I made my way to the front of the Carl's Jr. that overlooks an entrance to the Civic Center BART station. I didn't know what to expect or do, so I apprehensively approached three men who were lounging against the side of the restaurant they clearly weren't there for lunch. I asked them if they knew where I could get a bike. To my surprise, the man in the center rattled off a menu.
"I've got a really nice $5,300 road bike I will sell you for $1,000. I've got another for $500 and two Bianchis for $150 each," he said.
I told him the prices he listed seemed too good to be true and asked him if the bikes were stolen. People gave them to him, he explained dubiously, because they owed him money. I asked him about my Fuji, but he said he didn't have it.
I walked around until I bumped into a woman who called herself Marina. She had a hollow look in her eyes, but I told her my story, and she seemed sympathetic. She sealed a hand-rolled cigarette with a lick, lit it, and made the following proposition: "I have a couple of friends that will steal to order bicycles, cosmetics, whatever give me a couple of days, and I will set something up."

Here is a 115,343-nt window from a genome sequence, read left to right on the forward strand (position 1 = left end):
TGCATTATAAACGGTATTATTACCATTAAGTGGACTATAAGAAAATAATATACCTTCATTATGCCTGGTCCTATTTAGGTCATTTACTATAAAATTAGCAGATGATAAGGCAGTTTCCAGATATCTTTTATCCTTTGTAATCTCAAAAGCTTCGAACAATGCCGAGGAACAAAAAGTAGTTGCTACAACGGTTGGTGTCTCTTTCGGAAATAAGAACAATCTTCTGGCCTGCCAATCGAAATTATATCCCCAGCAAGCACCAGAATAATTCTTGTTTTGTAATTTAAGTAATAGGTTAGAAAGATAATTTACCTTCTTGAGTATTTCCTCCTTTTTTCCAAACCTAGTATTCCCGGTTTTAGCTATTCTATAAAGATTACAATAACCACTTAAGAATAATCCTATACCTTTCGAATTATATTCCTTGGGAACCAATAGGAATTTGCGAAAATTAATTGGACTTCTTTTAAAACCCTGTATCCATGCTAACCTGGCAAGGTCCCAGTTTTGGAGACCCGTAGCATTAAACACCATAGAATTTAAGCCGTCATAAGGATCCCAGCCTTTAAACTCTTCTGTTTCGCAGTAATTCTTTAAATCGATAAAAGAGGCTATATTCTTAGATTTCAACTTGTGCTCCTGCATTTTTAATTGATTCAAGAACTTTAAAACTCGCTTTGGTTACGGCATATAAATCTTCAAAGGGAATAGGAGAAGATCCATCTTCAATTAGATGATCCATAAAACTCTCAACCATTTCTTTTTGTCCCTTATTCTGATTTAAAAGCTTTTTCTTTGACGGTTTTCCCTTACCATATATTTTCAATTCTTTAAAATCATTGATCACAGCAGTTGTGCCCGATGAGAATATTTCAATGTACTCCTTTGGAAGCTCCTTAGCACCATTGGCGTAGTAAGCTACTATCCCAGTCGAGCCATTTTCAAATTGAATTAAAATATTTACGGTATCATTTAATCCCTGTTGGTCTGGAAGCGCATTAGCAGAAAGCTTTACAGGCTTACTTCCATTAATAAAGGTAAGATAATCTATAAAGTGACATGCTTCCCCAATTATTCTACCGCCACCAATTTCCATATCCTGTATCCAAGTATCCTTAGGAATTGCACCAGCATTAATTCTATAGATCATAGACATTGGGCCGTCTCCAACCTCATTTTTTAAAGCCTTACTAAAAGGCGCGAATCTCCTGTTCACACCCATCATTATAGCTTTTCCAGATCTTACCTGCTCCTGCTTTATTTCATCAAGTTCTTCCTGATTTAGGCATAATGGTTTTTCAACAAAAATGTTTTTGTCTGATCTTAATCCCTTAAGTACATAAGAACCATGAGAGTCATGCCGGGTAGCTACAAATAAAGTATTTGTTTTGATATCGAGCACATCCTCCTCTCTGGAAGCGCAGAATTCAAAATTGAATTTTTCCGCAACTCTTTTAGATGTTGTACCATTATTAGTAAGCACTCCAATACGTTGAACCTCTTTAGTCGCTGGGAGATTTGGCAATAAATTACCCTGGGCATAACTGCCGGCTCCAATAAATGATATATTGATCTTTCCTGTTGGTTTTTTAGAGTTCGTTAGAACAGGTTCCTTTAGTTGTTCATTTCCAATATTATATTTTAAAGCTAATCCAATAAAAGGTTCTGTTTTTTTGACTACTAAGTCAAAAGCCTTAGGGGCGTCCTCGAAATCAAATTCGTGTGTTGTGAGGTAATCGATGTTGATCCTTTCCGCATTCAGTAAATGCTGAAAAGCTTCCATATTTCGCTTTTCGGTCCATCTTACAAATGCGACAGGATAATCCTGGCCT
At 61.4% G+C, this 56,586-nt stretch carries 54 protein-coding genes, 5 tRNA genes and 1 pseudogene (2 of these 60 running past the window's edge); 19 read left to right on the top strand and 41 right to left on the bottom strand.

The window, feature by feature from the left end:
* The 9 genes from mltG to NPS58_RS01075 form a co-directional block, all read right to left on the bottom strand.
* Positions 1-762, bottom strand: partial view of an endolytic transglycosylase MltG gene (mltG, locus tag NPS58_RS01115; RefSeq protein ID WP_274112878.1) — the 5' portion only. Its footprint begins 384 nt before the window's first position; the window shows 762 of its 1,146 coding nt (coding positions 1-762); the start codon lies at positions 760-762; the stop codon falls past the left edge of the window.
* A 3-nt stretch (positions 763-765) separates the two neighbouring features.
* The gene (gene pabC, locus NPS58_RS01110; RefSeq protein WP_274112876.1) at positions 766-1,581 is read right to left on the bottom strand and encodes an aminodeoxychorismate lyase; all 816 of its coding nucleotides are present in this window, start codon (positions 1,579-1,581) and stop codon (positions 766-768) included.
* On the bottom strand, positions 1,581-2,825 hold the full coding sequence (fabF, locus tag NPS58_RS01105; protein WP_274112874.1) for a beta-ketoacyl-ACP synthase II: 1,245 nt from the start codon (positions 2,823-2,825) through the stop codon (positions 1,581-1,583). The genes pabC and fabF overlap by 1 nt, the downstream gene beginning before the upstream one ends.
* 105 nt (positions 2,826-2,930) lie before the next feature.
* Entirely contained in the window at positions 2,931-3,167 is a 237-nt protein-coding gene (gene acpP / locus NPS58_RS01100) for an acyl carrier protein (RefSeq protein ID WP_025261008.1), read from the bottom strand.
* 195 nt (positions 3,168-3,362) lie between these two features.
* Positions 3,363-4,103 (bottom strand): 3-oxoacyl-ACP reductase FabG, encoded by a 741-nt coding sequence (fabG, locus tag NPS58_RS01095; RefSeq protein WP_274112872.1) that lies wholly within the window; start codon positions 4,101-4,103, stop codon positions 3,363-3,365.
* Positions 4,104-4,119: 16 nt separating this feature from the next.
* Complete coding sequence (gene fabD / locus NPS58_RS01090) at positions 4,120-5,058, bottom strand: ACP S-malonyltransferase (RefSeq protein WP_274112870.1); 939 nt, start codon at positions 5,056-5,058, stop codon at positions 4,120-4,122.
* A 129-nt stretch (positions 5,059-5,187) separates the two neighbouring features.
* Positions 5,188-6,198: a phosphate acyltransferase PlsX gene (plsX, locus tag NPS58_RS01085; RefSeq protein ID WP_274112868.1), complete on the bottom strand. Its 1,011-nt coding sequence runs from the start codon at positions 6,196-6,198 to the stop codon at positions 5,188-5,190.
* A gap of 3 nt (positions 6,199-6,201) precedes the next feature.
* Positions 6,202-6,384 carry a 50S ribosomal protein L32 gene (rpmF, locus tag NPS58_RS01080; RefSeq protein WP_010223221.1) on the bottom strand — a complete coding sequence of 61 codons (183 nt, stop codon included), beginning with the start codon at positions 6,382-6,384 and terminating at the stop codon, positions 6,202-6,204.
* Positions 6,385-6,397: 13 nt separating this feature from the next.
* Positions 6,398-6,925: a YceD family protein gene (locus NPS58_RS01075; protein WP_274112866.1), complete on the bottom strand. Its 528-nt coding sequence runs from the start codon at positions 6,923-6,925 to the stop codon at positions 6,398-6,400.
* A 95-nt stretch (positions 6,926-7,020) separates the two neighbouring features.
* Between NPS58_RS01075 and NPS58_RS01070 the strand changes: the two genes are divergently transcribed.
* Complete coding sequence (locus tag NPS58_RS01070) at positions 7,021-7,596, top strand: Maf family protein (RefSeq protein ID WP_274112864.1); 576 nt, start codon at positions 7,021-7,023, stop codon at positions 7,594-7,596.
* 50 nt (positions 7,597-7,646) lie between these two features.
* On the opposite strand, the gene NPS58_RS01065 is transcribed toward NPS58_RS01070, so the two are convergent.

I politely declined. McCloskey said steal-to-order rings are a common criminal racket in the city. Police have busted thieves with shopping lists for everything from Victoria's Secret underwear to the antiallergy drug Claritin. In one case, McCloskey said, police traced a ring smuggling goods to Mexico.
A short time later a man rode through the plaza on a beat-up yellow Schwinn. He tried to sell the 12-speed to another man, so I approached him and asked how much he wanted for it. He told me $20. With a modest amount of bargaining, I got him down to $5 before telling him I wasn't interested.
Just before I left, two police officers on a beat patrol walked through the plaza. Sales stopped briefly. As soon as the officers passed out of earshot, a man came up to me. "Flashlights," he said, "real cheap."